Bankers doing business in Michigan and the surrounding states could suffer spikes in commercial and consumer loan defaults if the government does not rescue Detroit's Big Three automakers, observers said.
Executives from General Motors Corp., Ford Motor Co., and Chrysler LLC appeared before Congress this week to request money from the federal government's $700 billion bailout fund to avoid bankruptcy and massive layoffs.
Kevin T. Kabat, the chief executive of Cincinnati's Fifth Third Bancorp, said he is watching the debate closely.
"Our exposures to the auto industry are way down compared to a half a dozen years ago, and it is mixed between Detroit and the new domestics in the southern end of our footprint," he said in an interview Wednesday. Nevertheless, "we are very concerned because of the ripple effect." The failure of a major automaker would have wide repercussions, Mr. Kabat said. "The ripple effect isn't just commercial. It also involves consumers" who work for the companies.
Fifth Third's auto-related portfolio is about $700 million, or less than 1% of total loans. And analysts said other banking companies in the region — KeyCorp, Comerica Inc., and Huntington Bancshares Inc. — have been working to reduce direct exposure to the auto industry.
However, Brett Rabatin, a senior bank analyst with First Horizon National Corp.'s FTN Midwest Research Securities Corp., said banking companies with significant operations in the Midwest would take hits in multiple portfolios if the automakers were to collapse. For example, "small businesses just don't have the resources to withstand a prolonged downturn."
Even Comerica, which moved its headquarters from Detroit to Dallas last year, would feel an impact, because it still originates more than a third of its loans in the Midwest, Mr. Rabatin said.
Comerica has said it is looking to expand the volume of loans originated in Texas, California, and other parts of the Southwest, a region that accounts for a third of its originations.
Beth Acton, Comerica's chief financial officer, said in an interview last month that it plans to make fewer loans in the Midwest, partly because of a decline in demand and partly because Comerica already has significant market share in the region. Ms. Acton also said the company will continue to close branches in Michigan, where it has about 55% of its 424 branches.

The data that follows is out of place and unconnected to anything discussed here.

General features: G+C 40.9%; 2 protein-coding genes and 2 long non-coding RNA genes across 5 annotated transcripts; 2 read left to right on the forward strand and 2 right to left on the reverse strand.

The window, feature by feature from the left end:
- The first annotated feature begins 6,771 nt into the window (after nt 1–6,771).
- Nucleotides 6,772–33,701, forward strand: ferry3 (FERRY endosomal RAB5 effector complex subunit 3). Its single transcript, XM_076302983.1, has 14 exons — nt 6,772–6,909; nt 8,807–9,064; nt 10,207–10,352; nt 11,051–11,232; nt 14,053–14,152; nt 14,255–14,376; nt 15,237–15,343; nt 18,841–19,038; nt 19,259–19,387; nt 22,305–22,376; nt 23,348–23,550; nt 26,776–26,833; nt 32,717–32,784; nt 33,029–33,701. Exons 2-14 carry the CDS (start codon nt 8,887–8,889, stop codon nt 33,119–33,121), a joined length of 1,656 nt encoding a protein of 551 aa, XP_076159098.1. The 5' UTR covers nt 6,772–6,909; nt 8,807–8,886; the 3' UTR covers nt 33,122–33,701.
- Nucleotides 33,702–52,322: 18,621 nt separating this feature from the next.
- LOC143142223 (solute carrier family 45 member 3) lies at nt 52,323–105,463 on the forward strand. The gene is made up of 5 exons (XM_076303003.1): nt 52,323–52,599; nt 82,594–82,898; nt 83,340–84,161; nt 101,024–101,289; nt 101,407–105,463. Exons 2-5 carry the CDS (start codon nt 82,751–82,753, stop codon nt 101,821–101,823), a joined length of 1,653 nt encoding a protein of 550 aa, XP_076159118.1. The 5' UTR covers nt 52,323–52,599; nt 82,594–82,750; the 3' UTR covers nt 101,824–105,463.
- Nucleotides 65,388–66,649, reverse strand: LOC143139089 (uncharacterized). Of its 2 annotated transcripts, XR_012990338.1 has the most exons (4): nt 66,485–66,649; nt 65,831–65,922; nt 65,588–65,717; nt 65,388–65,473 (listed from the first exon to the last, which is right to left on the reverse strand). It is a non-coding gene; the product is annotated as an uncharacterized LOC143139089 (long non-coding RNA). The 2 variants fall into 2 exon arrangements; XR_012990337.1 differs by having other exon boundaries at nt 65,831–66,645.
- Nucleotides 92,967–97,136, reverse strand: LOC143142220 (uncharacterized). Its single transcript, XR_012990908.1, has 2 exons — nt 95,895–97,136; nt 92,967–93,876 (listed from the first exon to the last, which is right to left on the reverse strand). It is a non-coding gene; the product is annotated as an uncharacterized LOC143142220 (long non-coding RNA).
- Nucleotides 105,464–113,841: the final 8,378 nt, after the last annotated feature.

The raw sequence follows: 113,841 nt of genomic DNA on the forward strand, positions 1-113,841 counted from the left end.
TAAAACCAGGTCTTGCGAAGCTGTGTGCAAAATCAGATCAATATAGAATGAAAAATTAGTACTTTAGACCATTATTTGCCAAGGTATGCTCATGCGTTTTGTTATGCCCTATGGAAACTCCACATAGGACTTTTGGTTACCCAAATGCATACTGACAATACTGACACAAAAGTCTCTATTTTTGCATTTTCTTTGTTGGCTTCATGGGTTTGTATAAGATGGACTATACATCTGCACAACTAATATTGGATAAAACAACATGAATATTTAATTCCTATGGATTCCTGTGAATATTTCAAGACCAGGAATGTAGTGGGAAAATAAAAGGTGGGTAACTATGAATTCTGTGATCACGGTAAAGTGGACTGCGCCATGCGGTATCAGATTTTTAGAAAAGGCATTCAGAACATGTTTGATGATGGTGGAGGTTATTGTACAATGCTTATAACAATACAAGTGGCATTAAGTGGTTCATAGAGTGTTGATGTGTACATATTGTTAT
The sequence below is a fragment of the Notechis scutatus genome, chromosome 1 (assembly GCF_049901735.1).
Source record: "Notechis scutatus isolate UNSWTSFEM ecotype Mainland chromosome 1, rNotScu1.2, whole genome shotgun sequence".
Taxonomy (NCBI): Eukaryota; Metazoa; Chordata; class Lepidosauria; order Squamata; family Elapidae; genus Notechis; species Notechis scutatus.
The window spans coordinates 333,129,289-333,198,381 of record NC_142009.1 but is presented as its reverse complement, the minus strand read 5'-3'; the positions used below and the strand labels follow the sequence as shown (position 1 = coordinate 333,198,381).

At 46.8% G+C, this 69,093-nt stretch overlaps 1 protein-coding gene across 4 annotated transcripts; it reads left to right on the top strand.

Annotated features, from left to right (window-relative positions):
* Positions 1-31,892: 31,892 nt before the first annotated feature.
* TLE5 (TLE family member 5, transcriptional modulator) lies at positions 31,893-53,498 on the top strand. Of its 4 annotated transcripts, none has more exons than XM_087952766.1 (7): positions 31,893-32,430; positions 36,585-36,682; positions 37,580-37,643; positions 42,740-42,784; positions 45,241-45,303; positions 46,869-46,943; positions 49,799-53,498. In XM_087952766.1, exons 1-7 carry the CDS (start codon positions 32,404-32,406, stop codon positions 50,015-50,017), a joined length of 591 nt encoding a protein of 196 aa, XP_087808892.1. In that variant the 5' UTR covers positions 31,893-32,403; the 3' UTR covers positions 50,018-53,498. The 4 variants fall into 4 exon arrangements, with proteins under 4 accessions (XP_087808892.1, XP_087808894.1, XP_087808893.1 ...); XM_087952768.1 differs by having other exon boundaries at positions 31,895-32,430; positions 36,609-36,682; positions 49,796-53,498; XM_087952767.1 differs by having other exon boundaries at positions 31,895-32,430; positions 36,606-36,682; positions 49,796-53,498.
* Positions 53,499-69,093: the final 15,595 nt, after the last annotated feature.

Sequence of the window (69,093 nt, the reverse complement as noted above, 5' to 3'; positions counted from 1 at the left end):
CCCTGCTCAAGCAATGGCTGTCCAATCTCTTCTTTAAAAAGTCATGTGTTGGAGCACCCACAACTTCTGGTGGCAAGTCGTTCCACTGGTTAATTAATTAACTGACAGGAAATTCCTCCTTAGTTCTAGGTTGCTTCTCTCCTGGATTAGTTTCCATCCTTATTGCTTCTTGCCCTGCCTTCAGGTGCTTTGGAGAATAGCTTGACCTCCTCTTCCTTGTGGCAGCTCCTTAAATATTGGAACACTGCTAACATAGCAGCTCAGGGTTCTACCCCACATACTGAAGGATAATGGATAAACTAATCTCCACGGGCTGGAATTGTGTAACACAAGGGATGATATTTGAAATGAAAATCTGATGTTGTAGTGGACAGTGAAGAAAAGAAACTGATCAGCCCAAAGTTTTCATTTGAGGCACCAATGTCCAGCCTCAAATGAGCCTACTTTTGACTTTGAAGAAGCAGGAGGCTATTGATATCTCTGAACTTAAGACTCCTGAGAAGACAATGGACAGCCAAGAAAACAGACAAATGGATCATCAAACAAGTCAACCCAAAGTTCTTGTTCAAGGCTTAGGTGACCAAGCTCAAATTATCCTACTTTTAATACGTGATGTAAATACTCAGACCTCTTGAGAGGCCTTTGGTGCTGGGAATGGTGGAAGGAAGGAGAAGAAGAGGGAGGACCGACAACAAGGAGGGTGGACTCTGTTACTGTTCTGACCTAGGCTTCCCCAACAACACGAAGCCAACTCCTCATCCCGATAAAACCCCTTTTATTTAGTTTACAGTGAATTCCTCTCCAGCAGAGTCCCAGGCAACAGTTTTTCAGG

Matthew Schultheis, an analyst at Boenning & Scattergood Inc., said the problems in the U.S. auto industry have forced observers to take a closer look at Pittsburgh-based PNC Financial Services Group Inc.'s deal for National City Corp, which is based in Cleveland. PNC's loan-loss provision would rise to about $2.5 billion next year, from $1 billion this year, because of the assumption of Nat City's known bad assets, Mr. Schultheis said.
If one or more of the automakers were to fail, that estimate would only rise, he said.
"People finally look at the map of Nat City and say, 'Oh, my God, they are in Ohio and Michigan,' " Mr. Schultheis said. "That's one of the glaring risks of this acquisition, and no doubt" Nat City's exposure to the potential fallout from an automaker failure "is less than ideal."
Calls to PNC were not returned.
Mr. Kabat said that no matter what happens this week, the government would have to address whether GM, Ford, and Chrysler require a radical restructuring to survive. "No one would doubt the significance of the industry in this country, but we need to talk about the health of the auto industry in this country afterwards," he said. "What we need is to get to a competitive, healthy industry that can compete in the world markets."
Kenneth D. Lewis, the chairman and CEO of Charlotte-based Bank of America Corp., which entered Michigan in a big way in October of last year by purchasing LaSalle Bank Corp., suggested one solution Tuesday for the ailing auto industry.
"There are too many automakers," and two of Detroit's mainstays should merge, Mr. Lewis said in an interview with the Associated Press after a speech in Detroit. According to the AP, he said that if he were overseeing the $700 billion of bailout funds, he would want a merger to prove that automakers were worthy of the financial aid they are seeking.